6.Trust- It takes years to build trust, and a few seconds to destroy it.

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Keep the Spark Alive

New Year Resolutions for 2011

Monday, March 7, 2011

When Both The Tortoise And The Hare won the race

An age-old fable revisited with changing times:
Once upon a time a tortoise and a hare had an argument about who was fasterThey decided to settle the argument with a race. They agreed on a route and started off the race.
The hare shot ahead and ran briskly for some time. Then seeing that he was far ahead of the tortoise, he thought he'd sit under a tree for some time and relax before continuing the race
He sat under the tree and soon fell asleep.

The hare woke up and realized that he'd lost the race.
The moral of the story is that slow and steady wins the race.
This is the version of the story that we've all grown up with.

The story continues …

The hare was disappointed at losing the race and he did some soul-searching. He realized that he'd lost the race only because he had been overconfident, careless and lax. If he had not taken things for granted, there's no way the tortoise could have beaten him

So he challenged the tortoise to another race. The tortoise agreed.
This time, the hare went all out and ran without stopping from start to finish. He won by several miles.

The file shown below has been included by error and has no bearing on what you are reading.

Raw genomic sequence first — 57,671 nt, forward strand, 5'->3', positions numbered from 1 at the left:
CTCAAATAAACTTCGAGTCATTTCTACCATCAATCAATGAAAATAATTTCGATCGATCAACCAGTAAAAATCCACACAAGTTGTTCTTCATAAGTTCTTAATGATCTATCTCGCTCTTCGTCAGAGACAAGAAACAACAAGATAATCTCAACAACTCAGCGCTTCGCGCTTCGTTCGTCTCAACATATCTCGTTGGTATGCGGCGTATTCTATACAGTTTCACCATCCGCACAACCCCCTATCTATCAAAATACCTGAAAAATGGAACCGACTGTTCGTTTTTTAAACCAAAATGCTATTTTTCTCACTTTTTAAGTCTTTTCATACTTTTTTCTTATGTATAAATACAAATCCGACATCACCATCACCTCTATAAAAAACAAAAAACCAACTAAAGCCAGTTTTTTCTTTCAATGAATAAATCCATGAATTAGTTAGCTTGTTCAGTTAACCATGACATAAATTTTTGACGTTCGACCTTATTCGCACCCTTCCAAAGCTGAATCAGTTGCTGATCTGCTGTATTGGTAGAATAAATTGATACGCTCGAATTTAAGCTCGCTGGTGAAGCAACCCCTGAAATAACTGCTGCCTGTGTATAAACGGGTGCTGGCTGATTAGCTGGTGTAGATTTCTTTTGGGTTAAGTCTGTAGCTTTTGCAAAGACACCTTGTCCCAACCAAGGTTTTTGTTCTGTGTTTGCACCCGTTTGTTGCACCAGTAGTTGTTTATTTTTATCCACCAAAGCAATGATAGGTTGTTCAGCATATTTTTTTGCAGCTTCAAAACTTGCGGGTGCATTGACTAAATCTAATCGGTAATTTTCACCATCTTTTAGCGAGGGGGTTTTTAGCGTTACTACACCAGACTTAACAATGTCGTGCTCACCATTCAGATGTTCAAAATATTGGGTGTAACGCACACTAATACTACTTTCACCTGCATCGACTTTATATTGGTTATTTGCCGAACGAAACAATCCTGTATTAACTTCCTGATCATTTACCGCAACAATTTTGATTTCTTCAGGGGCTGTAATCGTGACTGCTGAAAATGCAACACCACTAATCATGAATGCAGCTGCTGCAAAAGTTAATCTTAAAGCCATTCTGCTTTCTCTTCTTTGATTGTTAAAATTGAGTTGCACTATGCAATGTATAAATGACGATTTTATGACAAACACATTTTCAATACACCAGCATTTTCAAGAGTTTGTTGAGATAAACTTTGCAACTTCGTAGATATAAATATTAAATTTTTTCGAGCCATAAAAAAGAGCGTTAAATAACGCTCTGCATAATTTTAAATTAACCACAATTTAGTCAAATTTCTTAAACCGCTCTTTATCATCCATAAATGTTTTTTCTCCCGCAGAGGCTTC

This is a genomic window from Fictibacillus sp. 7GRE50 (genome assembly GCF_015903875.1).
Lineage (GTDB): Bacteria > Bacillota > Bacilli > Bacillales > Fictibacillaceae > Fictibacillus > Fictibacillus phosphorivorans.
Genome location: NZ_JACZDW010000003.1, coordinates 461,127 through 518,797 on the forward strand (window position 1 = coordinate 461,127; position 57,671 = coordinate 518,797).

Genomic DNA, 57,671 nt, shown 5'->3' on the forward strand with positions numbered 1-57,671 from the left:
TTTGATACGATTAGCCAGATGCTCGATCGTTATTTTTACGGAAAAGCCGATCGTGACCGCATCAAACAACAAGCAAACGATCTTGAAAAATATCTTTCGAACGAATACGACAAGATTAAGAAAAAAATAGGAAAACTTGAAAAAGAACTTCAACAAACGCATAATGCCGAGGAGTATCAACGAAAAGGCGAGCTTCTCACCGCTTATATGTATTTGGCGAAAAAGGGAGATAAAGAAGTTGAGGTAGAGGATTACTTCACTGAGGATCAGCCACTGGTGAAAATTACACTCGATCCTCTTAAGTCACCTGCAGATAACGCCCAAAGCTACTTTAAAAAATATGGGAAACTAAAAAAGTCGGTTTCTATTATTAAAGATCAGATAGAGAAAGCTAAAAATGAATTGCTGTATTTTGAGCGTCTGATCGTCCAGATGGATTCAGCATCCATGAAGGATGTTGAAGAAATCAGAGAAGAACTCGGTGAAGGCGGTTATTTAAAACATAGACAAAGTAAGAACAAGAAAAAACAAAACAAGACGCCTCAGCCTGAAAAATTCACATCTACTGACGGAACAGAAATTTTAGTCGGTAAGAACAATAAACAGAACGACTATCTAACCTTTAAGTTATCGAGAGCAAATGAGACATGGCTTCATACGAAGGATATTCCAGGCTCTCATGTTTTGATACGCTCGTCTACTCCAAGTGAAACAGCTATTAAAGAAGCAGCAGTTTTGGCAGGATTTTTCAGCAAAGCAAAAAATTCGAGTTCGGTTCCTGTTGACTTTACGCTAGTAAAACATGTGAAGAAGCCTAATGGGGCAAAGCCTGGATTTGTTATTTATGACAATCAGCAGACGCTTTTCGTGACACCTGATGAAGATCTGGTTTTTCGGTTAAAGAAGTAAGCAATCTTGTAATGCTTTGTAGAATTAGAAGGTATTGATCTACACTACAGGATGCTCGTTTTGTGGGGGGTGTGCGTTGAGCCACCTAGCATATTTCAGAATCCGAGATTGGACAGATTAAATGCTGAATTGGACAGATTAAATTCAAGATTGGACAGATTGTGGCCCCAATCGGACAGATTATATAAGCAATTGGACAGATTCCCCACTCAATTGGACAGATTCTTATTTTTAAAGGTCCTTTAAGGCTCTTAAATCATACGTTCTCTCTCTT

The moral of the story?
Fast and consistent will always beat the slow and steady. If you have two people in your organization, one slow, methodical and reliable, and the other fast and still reliable at what he does, the fast and reliable chap will consistently climb the organizational ladder faster than the slow, methodical chap.

It's good to be slow and steady; but it's better to be fast and reliable.

But the story doesn't end here …

The tortoise did some thinking this time, and realized that there's no way he can beat the hare in a race the way it was currently formatted.

He thought for a while, and then challenged the hare to another race, but on a slightly different route.
The hare agreed.
They started off. In keeping with his self-made commitment to be consistently fast, the hare took off and ran at top speed until he came to a broad river. The finishing line was a couple of kilometers on the other side of the river.

The hare sat there wondering what to do. In the meantime the tortoise trundled along, got into the river, swam to the opposite bank, continued walking and finished the race.

The moral of the story?
First identify your core competency and then change the playing field to suit your core competency.

In an organization, if you are a good speaker, make sure you create opportunities to give presentations that enable the senior management to notice you.

If your strength is analysis, make sure you do some sort of research, make a report and send it upstairs.
Working to your strengths will not only get you noticed, but will also create opportunities for growth and advancement.